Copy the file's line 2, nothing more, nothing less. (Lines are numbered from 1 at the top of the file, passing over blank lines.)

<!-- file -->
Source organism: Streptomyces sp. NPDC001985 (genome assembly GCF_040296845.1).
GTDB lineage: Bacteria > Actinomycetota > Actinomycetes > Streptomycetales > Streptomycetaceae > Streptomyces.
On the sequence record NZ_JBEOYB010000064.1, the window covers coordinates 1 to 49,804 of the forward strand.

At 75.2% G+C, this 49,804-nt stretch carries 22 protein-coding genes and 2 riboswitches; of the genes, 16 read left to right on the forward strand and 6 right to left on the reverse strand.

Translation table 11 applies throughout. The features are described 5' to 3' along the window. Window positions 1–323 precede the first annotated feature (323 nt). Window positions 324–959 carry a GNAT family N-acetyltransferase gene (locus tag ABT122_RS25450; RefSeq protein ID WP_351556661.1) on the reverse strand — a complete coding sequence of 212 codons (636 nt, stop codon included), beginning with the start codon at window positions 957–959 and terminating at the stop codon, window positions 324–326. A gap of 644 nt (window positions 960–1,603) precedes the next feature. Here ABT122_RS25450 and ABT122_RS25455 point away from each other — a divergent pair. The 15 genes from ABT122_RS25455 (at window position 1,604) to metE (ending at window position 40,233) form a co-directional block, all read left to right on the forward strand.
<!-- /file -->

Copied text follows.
GTDB lineage: Bacteria > Actinomycetota > Actinomycetes > Streptomycetales > Streptomycetaceae > Streptomyces.